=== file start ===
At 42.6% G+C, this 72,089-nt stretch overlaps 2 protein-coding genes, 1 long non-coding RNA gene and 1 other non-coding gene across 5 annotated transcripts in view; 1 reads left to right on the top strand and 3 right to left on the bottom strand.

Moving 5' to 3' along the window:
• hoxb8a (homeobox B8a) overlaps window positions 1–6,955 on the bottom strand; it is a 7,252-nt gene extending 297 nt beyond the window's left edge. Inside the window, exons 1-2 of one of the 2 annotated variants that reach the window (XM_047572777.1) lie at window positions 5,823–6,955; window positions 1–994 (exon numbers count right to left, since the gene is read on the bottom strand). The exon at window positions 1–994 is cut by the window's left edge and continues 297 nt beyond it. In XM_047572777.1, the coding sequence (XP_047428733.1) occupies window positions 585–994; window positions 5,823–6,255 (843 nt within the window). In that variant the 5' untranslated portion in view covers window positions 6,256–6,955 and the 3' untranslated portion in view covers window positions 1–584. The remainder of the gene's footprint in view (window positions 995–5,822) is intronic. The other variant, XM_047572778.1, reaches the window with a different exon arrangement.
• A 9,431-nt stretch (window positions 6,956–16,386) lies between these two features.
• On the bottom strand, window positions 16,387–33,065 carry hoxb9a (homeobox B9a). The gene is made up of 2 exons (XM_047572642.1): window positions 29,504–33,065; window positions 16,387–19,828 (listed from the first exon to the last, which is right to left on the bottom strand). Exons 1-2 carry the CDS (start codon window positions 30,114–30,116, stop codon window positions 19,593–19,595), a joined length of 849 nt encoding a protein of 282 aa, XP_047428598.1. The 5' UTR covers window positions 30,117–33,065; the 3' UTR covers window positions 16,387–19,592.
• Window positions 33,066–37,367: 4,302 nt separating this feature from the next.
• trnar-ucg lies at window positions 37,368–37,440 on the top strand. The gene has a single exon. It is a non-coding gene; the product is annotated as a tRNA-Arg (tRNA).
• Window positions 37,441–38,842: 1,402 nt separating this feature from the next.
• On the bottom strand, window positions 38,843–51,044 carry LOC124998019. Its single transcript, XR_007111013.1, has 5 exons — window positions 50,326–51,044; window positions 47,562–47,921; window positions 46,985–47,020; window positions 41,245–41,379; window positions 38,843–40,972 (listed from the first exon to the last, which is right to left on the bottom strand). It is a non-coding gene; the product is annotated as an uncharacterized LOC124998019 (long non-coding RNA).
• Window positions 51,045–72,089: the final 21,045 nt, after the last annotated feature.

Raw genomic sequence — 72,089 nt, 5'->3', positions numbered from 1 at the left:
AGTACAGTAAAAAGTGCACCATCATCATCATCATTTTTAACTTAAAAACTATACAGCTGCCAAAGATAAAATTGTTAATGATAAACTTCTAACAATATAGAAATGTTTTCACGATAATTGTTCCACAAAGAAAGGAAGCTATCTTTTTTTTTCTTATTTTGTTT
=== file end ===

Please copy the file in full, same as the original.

At 42.6% G+C, this 72,089-nt stretch overlaps 2 protein-coding genes, 1 long non-coding RNA gene and 1 other non-coding gene across 5 annotated transcripts in view; 1 reads left to right on the top strand and 3 right to left on the bottom strand.

Moving 5' to 3' along the window:
• hoxb8a (homeobox B8a) overlaps window positions 1–6,955 on the bottom strand; it is a 7,252-nt gene extending 297 nt beyond the window's left edge. Inside the window, exons 1-2 of one of the 2 annotated variants that reach the window (XM_047572777.1) lie at window positions 5,823–6,955; window positions 1–994 (exon numbers count right to left, since the gene is read on the bottom strand). The exon at window positions 1–994 is cut by the window's left edge and continues 297 nt beyond it. In XM_047572777.1, the coding sequence (XP_047428733.1) occupies window positions 585–994; window positions 5,823–6,255 (843 nt within the window). In that variant the 5' untranslated portion in view covers window positions 6,256–6,955 and the 3' untranslated portion in view covers window positions 1–584. The remainder of the gene's footprint in view (window positions 995–5,822) is intronic. The other variant, XM_047572778.1, reaches the window with a different exon arrangement.
• A 9,431-nt stretch (window positions 6,956–16,386) lies between these two features.
• On the bottom strand, window positions 16,387–33,065 carry hoxb9a (homeobox B9a). The gene is made up of 2 exons (XM_047572642.1): window positions 29,504–33,065; window positions 16,387–19,828 (listed from the first exon to the last, which is right to left on the bottom strand). Exons 1-2 carry the CDS (start codon window positions 30,114–30,116, stop codon window positions 19,593–19,595), a joined length of 849 nt encoding a protein of 282 aa, XP_047428598.1. The 5' UTR covers window positions 30,117–33,065; the 3' UTR covers window positions 16,387–19,592.
• Window positions 33,066–37,367: 4,302 nt separating this feature from the next.
• trnar-ucg lies at window positions 37,368–37,440 on the top strand. The gene has a single exon. It is a non-coding gene; the product is annotated as a tRNA-Arg (tRNA).
• Window positions 37,441–38,842: 1,402 nt separating this feature from the next.
• On the bottom strand, window positions 38,843–51,044 carry LOC124998019. Its single transcript, XR_007111013.1, has 5 exons — window positions 50,326–51,044; window positions 47,562–47,921; window positions 46,985–47,020; window positions 41,245–41,379; window positions 38,843–40,972 (listed from the first exon to the last, which is right to left on the bottom strand). It is a non-coding gene; the product is annotated as an uncharacterized LOC124998019 (long non-coding RNA).
• Window positions 51,045–72,089: the final 21,045 nt, after the last annotated feature.

Raw genomic sequence — 72,089 nt, 5'->3', positions numbered from 1 at the left:
AGTACAGTAAAAAGTGCACCATCATCATCATCATTTTTAACTTAAAAACTATACAGCTGCCAAAGATAAAATTGTTAATGATAAACTTCTAACAATATAGAAATGTTTTCACGATAATTGTTCCACAAAGAAAGGAAGCTATCTTTTTTTTTCTTATTTTGTTT